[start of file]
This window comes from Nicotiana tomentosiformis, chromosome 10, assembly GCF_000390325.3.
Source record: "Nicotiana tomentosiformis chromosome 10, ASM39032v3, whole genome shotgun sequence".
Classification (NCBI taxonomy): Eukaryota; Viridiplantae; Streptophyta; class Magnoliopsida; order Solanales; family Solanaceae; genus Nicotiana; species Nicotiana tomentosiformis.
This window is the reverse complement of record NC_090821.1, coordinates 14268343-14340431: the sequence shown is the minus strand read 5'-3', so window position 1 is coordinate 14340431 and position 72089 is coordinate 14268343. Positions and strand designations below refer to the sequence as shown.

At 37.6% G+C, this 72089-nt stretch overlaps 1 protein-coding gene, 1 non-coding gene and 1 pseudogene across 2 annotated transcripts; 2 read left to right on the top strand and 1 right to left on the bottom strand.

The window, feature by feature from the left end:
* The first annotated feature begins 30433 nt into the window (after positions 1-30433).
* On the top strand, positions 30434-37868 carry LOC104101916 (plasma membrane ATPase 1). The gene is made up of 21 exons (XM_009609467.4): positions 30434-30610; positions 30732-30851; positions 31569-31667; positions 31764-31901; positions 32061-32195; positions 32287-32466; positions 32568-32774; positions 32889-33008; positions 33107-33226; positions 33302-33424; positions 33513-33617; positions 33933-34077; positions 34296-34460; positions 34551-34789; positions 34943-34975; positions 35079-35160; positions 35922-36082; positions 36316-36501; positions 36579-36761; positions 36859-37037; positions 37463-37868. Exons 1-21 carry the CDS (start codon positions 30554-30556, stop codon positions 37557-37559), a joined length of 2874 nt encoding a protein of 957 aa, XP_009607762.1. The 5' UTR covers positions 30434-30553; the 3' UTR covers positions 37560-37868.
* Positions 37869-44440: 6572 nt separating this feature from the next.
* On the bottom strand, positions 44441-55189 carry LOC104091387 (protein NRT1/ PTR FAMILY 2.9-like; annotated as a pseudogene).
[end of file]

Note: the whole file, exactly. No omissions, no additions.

This window comes from Nicotiana tomentosiformis, chromosome 10, assembly GCF_000390325.3.
Source record: "Nicotiana tomentosiformis chromosome 10, ASM39032v3, whole genome shotgun sequence".
Classification (NCBI taxonomy): Eukaryota; Viridiplantae; Streptophyta; class Magnoliopsida; order Solanales; family Solanaceae; genus Nicotiana; species Nicotiana tomentosiformis.
This window is the reverse complement of record NC_090821.1, coordinates 14268343-14340431: the sequence shown is the minus strand read 5'-3', so window position 1 is coordinate 14340431 and position 72089 is coordinate 14268343. Positions and strand designations below refer to the sequence as shown.

At 37.6% G+C, this 72089-nt stretch overlaps 1 protein-coding gene, 1 non-coding gene and 1 pseudogene across 2 annotated transcripts; 2 read left to right on the top strand and 1 right to left on the bottom strand.

The window, feature by feature from the left end:
* The first annotated feature begins 30433 nt into the window (after positions 1-30433).
* On the top strand, positions 30434-37868 carry LOC104101916 (plasma membrane ATPase 1). The gene is made up of 21 exons (XM_009609467.4): positions 30434-30610; positions 30732-30851; positions 31569-31667; positions 31764-31901; positions 32061-32195; positions 32287-32466; positions 32568-32774; positions 32889-33008; positions 33107-33226; positions 33302-33424; positions 33513-33617; positions 33933-34077; positions 34296-34460; positions 34551-34789; positions 34943-34975; positions 35079-35160; positions 35922-36082; positions 36316-36501; positions 36579-36761; positions 36859-37037; positions 37463-37868. Exons 1-21 carry the CDS (start codon positions 30554-30556, stop codon positions 37557-37559), a joined length of 2874 nt encoding a protein of 957 aa, XP_009607762.1. The 5' UTR covers positions 30434-30553; the 3' UTR covers positions 37560-37868.
* Positions 37869-44440: 6572 nt separating this feature from the next.
* On the bottom strand, positions 44441-55189 carry LOC104091387 (protein NRT1/ PTR FAMILY 2.9-like; annotated as a pseudogene).